Lawyers for the state say the New Mexico Public Education Department is working with school districts and internet providers to expand broadband access in rural areas struggling with remote learning.
In a response filed in court this week, they also said school funding has not been cut since the pandemic started. The filing comes after plaintiffs in a landmark education lawsuit argued that the state's attempts to provide internet access and learning devices were "woefully insufficient."
They are seeking to force the state to connect more children to online learning by identifying students who lack laptops or tablets and providing internet vouchers for at-risk households.
With in-person learning currently off limits, the inability to access remote classes has been a challenge for many rural and low-income students, particularly Native American children living on tribal lands.
In 2018, a state district court ruled in favor of Navajo and Hispanic plaintiffs, finding that New Mexico failed to provide adequate educational opportunities to poor and minority students and those with disabilities.
The long-running case has been a driving force in educational policy in a state where per-student spending and educational achievement hover near the bottom of national rankings.
State GOP Says Election Tarnished Democracy, Faces Criticism - By Morgan Lee, Associated Press
New Mexico Republican Party Chairman Steve Pearce says democracy has been tarnished by unanswered questions about the 2020 vote count, which state officials called a false narrative.
His statement Thursday stops just short of repeating President Donald Trump's baseless claims of election fraud. Pearce says the state Republican Party recognizes Congress' certification of the victory by President-elect Joe Biden.
But he says he has unanswered questions about the vote count, voting machines and drop boxes for absentee ballots.
A spokesman for the secretary of state's office says New Mexico's election was independently audited and that Pearce and the Republican Party "should be ashamed of themselves for continuing false narratives."
All the states have certified their election results as fair and accurate, by Republican and Democratic officials alike. Biden won the New Mexico vote by nearly 11 percentage points.
New Mexico's sole Republican delegate to Congress, U.S. Rep. Yvette Herrell, used her first speech to the House to challenge the certification. She objected to the electoral vote in several states, including Pennsylvania, citing changes there to vote-by-mail deadlines and identification rules.
In New Mexico, the state GOP successfully sued last year to ensure absentee ballots are distributed by request only and resolved a lawsuit before Election Day about absentee ballot drop boxes. The party sued in December to impound and later inspect absentee ballots for Bernalillo County, which includes Albuquerque.
Congress finished certifying Biden's Electoral College victory early Thursday, hours after pro-Trump rioters stormed the U.S. Capitol. It came after Trump repeated his baseless claims of election fraud to thousands of demonstrators he invited to Washington.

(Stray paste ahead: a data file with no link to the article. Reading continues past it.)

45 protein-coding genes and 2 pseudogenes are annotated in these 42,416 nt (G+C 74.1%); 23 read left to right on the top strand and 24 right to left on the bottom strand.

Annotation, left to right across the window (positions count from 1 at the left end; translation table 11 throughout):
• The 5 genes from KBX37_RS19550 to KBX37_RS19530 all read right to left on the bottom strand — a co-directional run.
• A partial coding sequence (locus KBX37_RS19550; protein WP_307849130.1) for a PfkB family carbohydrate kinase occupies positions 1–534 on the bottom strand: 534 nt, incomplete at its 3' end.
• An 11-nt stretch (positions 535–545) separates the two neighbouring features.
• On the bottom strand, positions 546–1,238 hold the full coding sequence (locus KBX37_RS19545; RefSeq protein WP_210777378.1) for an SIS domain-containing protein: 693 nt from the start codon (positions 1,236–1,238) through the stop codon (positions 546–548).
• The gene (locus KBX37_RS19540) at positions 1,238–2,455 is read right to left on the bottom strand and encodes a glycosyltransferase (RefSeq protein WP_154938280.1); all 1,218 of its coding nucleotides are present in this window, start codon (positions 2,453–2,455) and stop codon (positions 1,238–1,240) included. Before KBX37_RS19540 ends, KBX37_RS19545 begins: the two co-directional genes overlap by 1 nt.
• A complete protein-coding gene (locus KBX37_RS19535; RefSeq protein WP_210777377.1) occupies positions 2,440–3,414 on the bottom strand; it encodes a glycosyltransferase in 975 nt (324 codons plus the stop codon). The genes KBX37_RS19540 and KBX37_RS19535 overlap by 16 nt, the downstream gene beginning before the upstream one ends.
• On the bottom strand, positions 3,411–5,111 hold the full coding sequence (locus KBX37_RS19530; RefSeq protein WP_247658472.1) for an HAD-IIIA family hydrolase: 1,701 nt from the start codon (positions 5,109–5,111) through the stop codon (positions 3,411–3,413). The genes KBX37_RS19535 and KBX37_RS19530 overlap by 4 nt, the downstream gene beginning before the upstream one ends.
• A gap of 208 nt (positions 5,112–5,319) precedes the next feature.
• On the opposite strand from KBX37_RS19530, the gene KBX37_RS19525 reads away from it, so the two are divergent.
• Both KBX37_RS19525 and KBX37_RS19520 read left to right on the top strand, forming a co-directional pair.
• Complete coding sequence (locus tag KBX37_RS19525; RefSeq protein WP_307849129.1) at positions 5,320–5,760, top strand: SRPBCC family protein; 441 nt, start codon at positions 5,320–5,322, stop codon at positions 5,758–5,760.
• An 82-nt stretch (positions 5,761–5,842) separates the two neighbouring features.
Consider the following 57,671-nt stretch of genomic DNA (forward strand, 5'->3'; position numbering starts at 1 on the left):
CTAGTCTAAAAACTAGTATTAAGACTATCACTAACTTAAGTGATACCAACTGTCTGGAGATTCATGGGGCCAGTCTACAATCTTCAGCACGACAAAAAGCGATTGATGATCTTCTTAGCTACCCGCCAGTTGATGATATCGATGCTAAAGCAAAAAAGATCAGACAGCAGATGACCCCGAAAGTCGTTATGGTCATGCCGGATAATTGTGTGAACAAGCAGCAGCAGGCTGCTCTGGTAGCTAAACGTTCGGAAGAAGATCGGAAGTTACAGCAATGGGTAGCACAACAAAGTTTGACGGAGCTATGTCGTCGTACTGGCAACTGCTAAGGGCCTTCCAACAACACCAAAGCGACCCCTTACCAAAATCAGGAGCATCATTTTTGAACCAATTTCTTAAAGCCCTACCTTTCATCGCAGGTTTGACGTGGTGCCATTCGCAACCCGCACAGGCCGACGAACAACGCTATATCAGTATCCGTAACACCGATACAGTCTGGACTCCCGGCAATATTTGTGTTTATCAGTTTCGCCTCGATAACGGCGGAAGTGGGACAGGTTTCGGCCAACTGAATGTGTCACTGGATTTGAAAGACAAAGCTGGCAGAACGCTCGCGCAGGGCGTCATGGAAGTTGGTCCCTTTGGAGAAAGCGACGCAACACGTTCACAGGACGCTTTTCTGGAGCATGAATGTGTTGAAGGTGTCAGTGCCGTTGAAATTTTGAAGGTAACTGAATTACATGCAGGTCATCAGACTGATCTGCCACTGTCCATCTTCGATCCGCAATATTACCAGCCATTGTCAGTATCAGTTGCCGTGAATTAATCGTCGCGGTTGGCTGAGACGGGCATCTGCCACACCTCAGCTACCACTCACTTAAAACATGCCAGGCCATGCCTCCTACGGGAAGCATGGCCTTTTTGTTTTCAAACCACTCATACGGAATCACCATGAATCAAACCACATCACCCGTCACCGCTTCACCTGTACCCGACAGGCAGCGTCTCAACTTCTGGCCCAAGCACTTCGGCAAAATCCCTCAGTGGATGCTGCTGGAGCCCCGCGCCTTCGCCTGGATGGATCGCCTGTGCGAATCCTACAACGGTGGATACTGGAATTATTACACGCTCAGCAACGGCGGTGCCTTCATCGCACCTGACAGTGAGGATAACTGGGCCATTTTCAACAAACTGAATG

Otero County Commissioner and Cowboys for Trump co-founder Couy Griffin was among those assembled on the steps to the U.S. Capitol. He posted a video on Facebook that shows him reveling in the crowd.
"Anything to get our country back, amen, brother," Griffin said.
New Mexico Launches Vaccination Registration Hotline – Associated Press
New Mexico on Thursday launched a new hotline to answer questions related to vaccine registration, as the number of confirmed COVID-19 cases in the state neared 152,000.
The state Health Department in recent weeks created a website where people can register to get the vaccine once it becomes more widely available. So far, nearly 300,000 people have signed up.
State officials said callers to the new hotline — 1-855-600-3453 — can ask questions about the registration process or get help signing up.
The state reserved the initial shipments of vaccine for health care workers, staff and residents at long-term care facilities and some other at-risk people. Plans are being made for how to prioritize other groups.
Health officials on Thursday reported an additional 1,841 infections, pushing the statewide total of confirmed cases to 151,819 since the pandemic began. Another 39 deaths also were reported Thursday.
Navajo Nation Reports 257 New COVID-19 Cases, 6 More Deaths - Associated Press
Navajo Nation health officials on Thursday reported 257 new coronavirus cases and six more deaths.
The latest figures increased the tribe's totals since the pandemic began to 24,521 cases and 844 known deaths. Health officials said more than 212,000 people have been tested for COVID-19 on the reservation and more than 12,600 have recovered.
On Monday, the Navajo Department of Health identified 73 communities with uncontrolled spread of COVID-19 on the tribe's vast reservation.